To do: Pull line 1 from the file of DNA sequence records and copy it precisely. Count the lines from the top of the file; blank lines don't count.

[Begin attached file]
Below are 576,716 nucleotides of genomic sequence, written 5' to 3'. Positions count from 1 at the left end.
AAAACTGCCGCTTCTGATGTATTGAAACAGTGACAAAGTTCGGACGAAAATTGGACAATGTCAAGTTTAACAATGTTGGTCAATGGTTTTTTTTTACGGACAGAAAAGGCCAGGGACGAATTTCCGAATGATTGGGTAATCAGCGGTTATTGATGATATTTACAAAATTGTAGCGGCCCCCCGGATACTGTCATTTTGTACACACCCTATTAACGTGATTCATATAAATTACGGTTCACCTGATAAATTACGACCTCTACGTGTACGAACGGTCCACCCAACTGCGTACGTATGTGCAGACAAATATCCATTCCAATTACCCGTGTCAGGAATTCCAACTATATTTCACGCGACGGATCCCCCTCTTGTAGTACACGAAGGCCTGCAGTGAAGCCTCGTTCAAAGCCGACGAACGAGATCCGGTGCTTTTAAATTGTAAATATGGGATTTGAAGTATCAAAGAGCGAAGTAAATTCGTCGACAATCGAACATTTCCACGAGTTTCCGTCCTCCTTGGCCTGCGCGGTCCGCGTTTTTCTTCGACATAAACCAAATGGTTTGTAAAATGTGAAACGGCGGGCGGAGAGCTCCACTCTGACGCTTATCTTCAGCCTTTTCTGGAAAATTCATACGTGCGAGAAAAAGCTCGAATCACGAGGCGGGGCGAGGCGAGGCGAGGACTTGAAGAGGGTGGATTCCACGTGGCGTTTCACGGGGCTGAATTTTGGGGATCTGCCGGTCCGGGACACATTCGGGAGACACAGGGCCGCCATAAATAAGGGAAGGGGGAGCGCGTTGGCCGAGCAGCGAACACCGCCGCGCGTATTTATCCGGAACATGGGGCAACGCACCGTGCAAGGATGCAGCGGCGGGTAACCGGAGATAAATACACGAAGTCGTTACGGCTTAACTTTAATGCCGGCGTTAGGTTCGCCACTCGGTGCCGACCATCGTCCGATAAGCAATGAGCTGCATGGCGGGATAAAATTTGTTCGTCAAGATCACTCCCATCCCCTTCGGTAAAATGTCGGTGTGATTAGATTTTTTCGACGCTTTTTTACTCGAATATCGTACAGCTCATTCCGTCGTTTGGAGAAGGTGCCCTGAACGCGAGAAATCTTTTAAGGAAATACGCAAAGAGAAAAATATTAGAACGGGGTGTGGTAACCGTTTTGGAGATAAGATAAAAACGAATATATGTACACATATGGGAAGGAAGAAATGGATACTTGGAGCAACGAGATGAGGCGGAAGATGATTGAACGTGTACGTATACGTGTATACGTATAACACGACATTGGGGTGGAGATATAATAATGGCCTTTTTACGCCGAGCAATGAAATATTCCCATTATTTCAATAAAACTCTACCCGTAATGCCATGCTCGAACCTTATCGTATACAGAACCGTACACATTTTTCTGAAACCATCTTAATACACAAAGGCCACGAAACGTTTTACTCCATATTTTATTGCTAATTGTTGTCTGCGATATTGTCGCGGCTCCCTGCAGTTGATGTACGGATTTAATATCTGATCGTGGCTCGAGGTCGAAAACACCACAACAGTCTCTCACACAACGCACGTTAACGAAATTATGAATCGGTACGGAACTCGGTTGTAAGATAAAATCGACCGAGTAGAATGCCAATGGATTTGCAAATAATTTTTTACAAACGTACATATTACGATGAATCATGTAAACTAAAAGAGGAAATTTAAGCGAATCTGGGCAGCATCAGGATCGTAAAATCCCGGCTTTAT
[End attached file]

Below are 576,716 nucleotides of genomic sequence, written 5' to 3'. Positions count from 1 at the left end.